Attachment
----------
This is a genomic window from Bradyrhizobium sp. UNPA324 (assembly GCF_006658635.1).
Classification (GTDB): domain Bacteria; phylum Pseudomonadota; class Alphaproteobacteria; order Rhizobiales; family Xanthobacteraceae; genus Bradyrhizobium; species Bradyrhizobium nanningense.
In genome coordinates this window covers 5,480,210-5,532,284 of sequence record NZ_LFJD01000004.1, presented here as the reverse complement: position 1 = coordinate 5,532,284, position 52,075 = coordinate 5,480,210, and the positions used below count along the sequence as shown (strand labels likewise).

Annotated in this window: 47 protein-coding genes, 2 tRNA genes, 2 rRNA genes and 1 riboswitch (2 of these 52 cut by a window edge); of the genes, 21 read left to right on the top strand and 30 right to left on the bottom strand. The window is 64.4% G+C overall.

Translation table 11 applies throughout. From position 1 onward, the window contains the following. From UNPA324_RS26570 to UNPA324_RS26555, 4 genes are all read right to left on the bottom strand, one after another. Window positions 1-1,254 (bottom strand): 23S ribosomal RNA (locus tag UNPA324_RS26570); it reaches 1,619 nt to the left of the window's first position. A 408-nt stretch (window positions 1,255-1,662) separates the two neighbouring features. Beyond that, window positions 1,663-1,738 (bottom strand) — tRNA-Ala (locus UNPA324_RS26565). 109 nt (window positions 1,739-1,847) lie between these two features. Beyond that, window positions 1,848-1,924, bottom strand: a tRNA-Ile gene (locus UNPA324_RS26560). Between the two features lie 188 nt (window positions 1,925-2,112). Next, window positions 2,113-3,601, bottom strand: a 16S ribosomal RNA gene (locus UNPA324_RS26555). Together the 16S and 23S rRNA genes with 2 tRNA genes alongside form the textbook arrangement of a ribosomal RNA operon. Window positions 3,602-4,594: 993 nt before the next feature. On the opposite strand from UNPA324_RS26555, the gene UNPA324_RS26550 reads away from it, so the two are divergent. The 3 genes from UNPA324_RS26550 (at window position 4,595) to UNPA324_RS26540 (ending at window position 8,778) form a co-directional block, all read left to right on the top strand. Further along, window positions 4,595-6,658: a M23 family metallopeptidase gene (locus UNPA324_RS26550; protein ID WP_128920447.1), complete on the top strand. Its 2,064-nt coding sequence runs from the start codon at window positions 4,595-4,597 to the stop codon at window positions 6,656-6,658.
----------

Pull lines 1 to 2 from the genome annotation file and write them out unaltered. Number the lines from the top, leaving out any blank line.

This is a genomic window from Bradyrhizobium sp. UNPA324 (assembly GCF_006658635.1).
Classification (GTDB): domain Bacteria; phylum Pseudomonadota; class Alphaproteobacteria; order Rhizobiales; family Xanthobacteraceae; genus Bradyrhizobium; species Bradyrhizobium nanningense.